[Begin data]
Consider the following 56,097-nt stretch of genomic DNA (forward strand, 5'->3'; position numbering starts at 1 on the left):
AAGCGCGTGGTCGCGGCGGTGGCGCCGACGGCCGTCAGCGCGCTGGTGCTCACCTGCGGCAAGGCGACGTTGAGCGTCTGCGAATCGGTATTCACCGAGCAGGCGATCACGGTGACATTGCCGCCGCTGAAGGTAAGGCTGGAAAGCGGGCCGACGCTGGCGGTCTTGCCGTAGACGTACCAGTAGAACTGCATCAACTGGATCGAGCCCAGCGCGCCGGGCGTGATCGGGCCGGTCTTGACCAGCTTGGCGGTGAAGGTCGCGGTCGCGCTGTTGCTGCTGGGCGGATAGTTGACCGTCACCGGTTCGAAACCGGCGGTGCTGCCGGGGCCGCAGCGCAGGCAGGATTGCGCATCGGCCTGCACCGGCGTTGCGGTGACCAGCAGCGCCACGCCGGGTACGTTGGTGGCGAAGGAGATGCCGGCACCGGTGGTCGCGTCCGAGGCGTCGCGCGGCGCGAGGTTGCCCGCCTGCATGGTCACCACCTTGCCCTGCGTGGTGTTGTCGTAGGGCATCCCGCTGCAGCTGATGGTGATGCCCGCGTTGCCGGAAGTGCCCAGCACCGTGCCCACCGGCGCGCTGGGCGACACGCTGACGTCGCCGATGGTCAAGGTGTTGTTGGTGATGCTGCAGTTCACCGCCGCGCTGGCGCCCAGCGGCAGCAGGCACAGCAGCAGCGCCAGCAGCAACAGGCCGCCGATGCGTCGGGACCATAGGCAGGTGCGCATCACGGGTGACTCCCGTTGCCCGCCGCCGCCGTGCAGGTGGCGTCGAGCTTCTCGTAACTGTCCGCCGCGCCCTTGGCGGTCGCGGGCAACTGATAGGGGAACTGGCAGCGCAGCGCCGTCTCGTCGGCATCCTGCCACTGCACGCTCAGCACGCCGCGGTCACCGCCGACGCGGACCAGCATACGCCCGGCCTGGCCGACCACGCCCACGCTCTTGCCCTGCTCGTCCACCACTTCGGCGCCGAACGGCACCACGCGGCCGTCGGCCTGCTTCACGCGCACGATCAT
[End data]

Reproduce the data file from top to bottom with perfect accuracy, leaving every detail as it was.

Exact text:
Consider the following 56,097-nt stretch of genomic DNA (forward strand, 5'->3'; position numbering starts at 1 on the left):
AAGCGCGTGGTCGCGGCGGTGGCGCCGACGGCCGTCAGCGCGCTGGTGCTCACCTGCGGCAAGGCGACGTTGAGCGTCTGCGAATCGGTATTCACCGAGCAGGCGATCACGGTGACATTGCCGCCGCTGAAGGTAAGGCTGGAAAGCGGGCCGACGCTGGCGGTCTTGCCGTAGACGTACCAGTAGAACTGCATCAACTGGATCGAGCCCAGCGCGCCGGGCGTGATCGGGCCGGTCTTGACCAGCTTGGCGGTGAAGGTCGCGGTCGCGCTGTTGCTGCTGGGCGGATAGTTGACCGTCACCGGTTCGAAACCGGCGGTGCTGCCGGGGCCGCAGCGCAGGCAGGATTGCGCATCGGCCTGCACCGGCGTTGCGGTGACCAGCAGCGCCACGCCGGGTACGTTGGTGGCGAAGGAGATGCCGGCACCGGTGGTCGCGTCCGAGGCGTCGCGCGGCGCGAGGTTGCCCGCCTGCATGGTCACCACCTTGCCCTGCGTGGTGTTGTCGTAGGGCATCCCGCTGCAGCTGATGGTGATGCCCGCGTTGCCGGAAGTGCCCAGCACCGTGCCCACCGGCGCGCTGGGCGACACGCTGACGTCGCCGATGGTCAAGGTGTTGTTGGTGATGCTGCAGTTCACCGCCGCGCTGGCGCCCAGCGGCAGCAGGCACAGCAGCAGCGCCAGCAGCAACAGGCCGCCGATGCGTCGGGACCATAGGCAGGTGCGCATCACGGGTGACTCCCGTTGCCCGCCGCCGCCGTGCAGGTGGCGTCGAGCTTCTCGTAACTGTCCGCCGCGCCCTTGGCGGTCGCGGGCAACTGATAGGGGAACTGGCAGCGCAGCGCCGTCTCGTCGGCATCCTGCCACTGCACGCTCAGCACGCCGCGGTCACCGCCGACGCGGACCAGCATACGCCCGGCCTGGCCGACCACGCCCACGCTCTTGCCCTGCTCGTCCACCACTTCGGCGCCGAACGGCACCACGCGGCCGTCGGCCTGCTTCACGCGCACGATCAT